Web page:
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FD Calculator — Fixed Deposit Calculator

Table of contents

What is a fixed deposit?Fixed deposit rates - How to calculate fixed deposit?How to improve your FD returns?Types of fixed depositHow to calculate fixed deposit interest? How does the FD calculator work?Benefits and Limitations of Fixed depositFAQs

FD calculator determines the maturity value of your fixed deposit amount. A fixed deposit gives you an almost risk-free, insured, and guaranteed return on your deposited amount. It is a safe investment option, better than a regular savings account for conservative investors. You can use the FD calculator to find out or compare different rates for maturity amount, earned interest, and payouts.

On a side note, you can also refer to our yield to maturity calculator for finding the rate of return that an investor can expect on a bond.

To reap the full benefit of a fixed deposit, you must understand how it works and how the fixed deposit rates get calculated in this FD calculator. By the end of this article, you'll learn what a fixed deposit is to make an informed decision before committing to an investment.

Another risk-free investment solution that can generate steady income for you is the post office monthly income scheme.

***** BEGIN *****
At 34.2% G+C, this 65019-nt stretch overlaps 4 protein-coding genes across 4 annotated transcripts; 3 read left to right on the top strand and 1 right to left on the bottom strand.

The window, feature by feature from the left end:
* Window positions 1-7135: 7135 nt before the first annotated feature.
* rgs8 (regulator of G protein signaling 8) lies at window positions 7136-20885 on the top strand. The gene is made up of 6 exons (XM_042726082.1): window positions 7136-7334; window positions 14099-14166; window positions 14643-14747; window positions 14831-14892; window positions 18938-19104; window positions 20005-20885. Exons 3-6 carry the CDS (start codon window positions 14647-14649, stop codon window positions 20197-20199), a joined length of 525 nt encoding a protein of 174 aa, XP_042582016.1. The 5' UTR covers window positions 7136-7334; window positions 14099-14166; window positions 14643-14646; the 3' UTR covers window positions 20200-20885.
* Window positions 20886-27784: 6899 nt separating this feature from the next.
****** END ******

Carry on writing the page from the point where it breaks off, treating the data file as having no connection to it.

What is a fixed deposit?

A fixed deposit (FD) is a type of investment account in which you invest a specific amount of money at a fixed interest rate and term. Based on your instructions, at the end of the agreed period (term), the investment can either be rolled over (reinvested) or liquidated (returned to you) with the interest amount earned.

The financial institution or bank calculates your earned interest cumulatively monthly, quarterly, or annually, depending on how the interest compounds. Your financial provider may require you to open a new account for the FD or allow you to 'fix' the money in an existing account you own. Then you can decide whether to withdraw the interest earned as regular payouts or you can reinvest it to compound your returns.

Fixed deposit rates - How to calculate fixed deposit?

The term or period for a fixed deposit can vary between 30 days and 10 years, with interest rates ranging between 3% and 11%. Although the interest rates on fixed deposits are low compared to most investment vehicles, the returns are almost risk-free and much better than a regular savings account. Using the FD calculator as an FD rate calculator by inputting different interest rate values shows that the longer the term, the more accruing interest. Besides, the longer you fix your money, the higher the interest rate the banks will offer. Some financial institutions and banks even offer a 7-day FD at a considerable rate.

For example, a financial provider in India can offer a three-month fixed deposit with interest at 2.3%, and it goes up to 10% for a year. So, a ₹100,000 investment for three months earns you interest of ₹2,300 on your principal. In comparison, you'll earn ₹10,000 if you fix the same amount for a year. You can increase your interest if you increase your investment by another ₹100,000: ₹200,000 x 2.3% = ₹4,600.

Hence, you'll enjoy a higher interest rate and return with a longer-term and or a higher deposit amount.